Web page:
Review: The 1975's Matty Healy breaks down in tears during first Dubai performance

The UK pop-rock band made their UAE debut, and it was certainly a show to remember

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Seeing The 1975 on the bill at Dubai's Coca-Cola Arena was a surprise. A pleasant surprise, but the two felt like an unlikely pairing.

It’s not because the band are not worthy of arena filling status, but because their acclaimed reputation in their native UK has not quite spread to the Middle East just yet. But perhaps that’s exactly why they are here.

They managed to draw a respectable crowd for their first regional show in Dubai: there were the clear die-hard fans, as well as a smattering of people who looked to be making the most of their city’s new arena, armed with the lyrics of one or two of the band’s biggest hits for good measure.

Fresh off the back of a sell-out UK tour and the European summer festival circuit, the crowd at this gig may have been small by The 1975's standards, but it’s a show I’m sure they won’t be forgetting for a while.

We were ten songs in when Matty Healy broke down in tears. This wasn't just the small emotional overspill you might expect from a passionate performer, this was full uncontrollable sobbing.

"I know it's indulgent for me to cry", he tells the crowd after stumbling his way through the end of Robbers, clearly overwhelmed by the love and support of Dubai fans. "I just want us to be able to identify as humans, not as groups of people," he said, going on to talk about diversity and his love for the individuals in the crowd.

It was the overspill of words you could feel had been on the outspoken frontman’s lips since he stepped on the stage. “I’m not trying to be provocative,” he had said earlier in the show. “But we are who we are.”

Who The 1975 are is hard to define, and that's just how they like it. Their music falls somewhere between the electro-pop sound of It's Not Living (If It's Not With You) and the softcore rock of Love It If We Made It, and their show took us from one extreme to the other and straight back again, leaving us to try and keep up.

One minute, Healy is crawling through the legs of guitar player Adam Hann, who barley shifts his gaze from the keys, trying not to stumble over his bandmate: he is clearly use to this kind of behaviour. The next moment Healy steps perfectly in time with the identical twin backing dancers that join him on stage at various points throughout the show. The choreography wouldn’t be out of place for a girl band half his age: he has moves.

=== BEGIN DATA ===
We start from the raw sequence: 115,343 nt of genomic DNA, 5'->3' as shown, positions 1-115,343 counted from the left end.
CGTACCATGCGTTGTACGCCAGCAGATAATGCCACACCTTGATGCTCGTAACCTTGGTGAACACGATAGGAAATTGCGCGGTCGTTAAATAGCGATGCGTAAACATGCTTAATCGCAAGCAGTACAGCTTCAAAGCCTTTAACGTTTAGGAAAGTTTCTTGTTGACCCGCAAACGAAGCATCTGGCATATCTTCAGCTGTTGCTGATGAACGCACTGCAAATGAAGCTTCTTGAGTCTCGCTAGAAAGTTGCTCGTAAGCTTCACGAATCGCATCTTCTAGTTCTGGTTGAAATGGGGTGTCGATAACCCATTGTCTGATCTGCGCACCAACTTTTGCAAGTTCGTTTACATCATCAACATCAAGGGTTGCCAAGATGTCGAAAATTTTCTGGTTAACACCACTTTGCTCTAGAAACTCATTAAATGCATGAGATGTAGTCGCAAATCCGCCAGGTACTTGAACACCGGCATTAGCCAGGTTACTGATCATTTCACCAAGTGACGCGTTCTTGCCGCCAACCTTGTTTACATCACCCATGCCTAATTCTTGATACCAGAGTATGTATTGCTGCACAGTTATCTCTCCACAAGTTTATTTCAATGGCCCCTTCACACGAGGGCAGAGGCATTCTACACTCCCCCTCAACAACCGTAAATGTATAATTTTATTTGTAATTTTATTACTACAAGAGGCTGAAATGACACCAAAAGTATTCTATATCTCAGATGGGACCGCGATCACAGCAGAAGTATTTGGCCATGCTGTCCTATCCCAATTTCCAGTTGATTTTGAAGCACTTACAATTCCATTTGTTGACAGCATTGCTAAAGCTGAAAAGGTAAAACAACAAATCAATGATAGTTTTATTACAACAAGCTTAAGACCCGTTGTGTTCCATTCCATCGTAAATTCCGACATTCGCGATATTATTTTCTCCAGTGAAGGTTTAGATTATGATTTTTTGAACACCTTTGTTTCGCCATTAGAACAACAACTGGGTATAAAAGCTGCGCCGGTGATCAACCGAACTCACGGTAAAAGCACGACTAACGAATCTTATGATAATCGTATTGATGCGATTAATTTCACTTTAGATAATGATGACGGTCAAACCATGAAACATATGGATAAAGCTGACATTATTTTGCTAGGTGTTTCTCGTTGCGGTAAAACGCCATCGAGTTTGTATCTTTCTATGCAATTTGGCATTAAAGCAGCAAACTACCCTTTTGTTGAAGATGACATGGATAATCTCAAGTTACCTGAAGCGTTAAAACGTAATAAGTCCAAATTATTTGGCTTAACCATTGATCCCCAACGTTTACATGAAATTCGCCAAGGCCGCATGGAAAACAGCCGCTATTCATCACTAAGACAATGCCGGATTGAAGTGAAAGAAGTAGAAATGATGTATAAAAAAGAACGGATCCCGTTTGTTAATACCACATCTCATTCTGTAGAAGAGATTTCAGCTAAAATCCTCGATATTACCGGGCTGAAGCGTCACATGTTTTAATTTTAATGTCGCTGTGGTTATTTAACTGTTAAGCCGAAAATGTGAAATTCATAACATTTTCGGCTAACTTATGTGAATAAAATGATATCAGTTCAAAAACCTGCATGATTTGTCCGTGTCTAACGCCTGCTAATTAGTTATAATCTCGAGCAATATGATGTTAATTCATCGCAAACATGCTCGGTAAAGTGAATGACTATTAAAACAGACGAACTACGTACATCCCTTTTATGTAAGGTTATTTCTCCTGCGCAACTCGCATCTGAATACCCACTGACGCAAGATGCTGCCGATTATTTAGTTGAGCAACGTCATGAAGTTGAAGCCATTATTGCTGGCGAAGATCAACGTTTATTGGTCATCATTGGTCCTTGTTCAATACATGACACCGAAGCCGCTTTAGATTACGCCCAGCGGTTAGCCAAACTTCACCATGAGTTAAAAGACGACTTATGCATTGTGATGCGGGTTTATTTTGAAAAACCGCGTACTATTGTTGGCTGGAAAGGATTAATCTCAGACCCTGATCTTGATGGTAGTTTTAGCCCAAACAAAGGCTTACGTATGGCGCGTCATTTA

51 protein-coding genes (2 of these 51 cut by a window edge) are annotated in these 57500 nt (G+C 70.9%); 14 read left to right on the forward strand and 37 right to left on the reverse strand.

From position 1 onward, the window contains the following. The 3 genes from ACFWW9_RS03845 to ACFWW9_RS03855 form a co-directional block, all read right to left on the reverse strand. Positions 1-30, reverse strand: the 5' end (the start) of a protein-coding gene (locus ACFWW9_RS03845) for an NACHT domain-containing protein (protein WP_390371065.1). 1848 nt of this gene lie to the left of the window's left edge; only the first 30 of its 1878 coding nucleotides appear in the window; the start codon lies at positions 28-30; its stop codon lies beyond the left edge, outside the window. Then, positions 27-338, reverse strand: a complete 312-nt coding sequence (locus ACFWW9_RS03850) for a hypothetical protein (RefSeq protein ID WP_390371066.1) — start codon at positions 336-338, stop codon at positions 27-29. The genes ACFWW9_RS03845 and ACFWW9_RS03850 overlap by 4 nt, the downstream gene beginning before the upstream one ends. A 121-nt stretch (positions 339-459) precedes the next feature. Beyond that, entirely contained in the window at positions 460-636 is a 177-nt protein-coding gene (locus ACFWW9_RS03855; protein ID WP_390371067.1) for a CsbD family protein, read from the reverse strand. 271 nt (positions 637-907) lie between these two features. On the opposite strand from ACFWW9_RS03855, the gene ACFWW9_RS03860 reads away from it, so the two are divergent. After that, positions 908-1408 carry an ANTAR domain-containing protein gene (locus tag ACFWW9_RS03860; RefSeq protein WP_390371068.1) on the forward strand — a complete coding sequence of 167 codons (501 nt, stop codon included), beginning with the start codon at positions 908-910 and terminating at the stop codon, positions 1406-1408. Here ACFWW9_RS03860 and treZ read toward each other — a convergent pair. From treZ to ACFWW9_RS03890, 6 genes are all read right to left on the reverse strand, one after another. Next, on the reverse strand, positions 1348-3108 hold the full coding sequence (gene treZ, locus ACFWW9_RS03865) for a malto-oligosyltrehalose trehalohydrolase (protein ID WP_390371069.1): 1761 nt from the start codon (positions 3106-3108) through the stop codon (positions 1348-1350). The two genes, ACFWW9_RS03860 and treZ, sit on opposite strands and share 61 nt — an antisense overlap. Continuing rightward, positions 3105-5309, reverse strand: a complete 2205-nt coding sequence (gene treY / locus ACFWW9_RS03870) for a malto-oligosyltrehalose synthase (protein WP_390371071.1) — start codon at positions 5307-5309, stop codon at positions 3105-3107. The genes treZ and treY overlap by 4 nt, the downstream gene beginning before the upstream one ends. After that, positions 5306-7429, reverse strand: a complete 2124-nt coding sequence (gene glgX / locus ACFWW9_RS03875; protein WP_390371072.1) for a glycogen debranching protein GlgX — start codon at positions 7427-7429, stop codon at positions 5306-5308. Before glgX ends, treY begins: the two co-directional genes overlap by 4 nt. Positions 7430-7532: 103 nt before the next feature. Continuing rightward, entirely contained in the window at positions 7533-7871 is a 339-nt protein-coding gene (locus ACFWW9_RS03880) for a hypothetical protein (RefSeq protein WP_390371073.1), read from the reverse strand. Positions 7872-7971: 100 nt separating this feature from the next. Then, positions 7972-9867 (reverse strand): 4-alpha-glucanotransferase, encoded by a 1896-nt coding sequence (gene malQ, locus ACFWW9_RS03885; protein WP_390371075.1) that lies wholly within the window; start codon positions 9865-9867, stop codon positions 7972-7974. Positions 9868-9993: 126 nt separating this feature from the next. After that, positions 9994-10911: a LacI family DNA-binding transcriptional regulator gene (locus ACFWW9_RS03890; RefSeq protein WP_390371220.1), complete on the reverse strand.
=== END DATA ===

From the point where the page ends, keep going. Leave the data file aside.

For most of the show though, Healy moves around the stage with the manner of a possessed rag doll, occasionally falling on the floor and bumping into other band members.

It leaves the audience questioning whether it’s all part of the rockstar aura, or if he is genuinely just lost in the moment.

His stage manner may be eccentric, but this was a polished show. His distinctive voice sounded note perfect throughout, particularly during Someone Else, while upbeat TootimeTootimeTootime showed the band's catchy sound at its best.

The band's biggest hits Chocolate and Sex were saved for an energetic encore, which saw them reappear on stage after chants of "one more song" rang out around the arena.

"Have you got one more in you?" Healy asked the crowd as the recognisable backing track to The Sound blared out. Judging by the deafening screams, the crowd would have been up for going all night.

As they play the show out, past criticism of the band’s music flashes up on the screens behind them. “Is this a joke?” “Do people still make music like this?” “Genuinely laughable”. But you just need to look at the faces of those in the crowd to see it’s The 1975 who are having the last laugh.

When Healy ends the show he is back in full egotistical rockstar mode. “Ladies and gentleman, please give it up for the last band left”, he says, with a mic drop as the lights go out.

But just as I think that’s it, deafening screams come from the front row as he reappeared to meet, take photos with and talk to fans, walking off stage to mill with the audience.

Just like that, the rockstar image once again melted away, and he was back to being a humble guy from Manchester.

The 1975 are a band of purposeful contradictions, which, ultimately, make for great entertainment.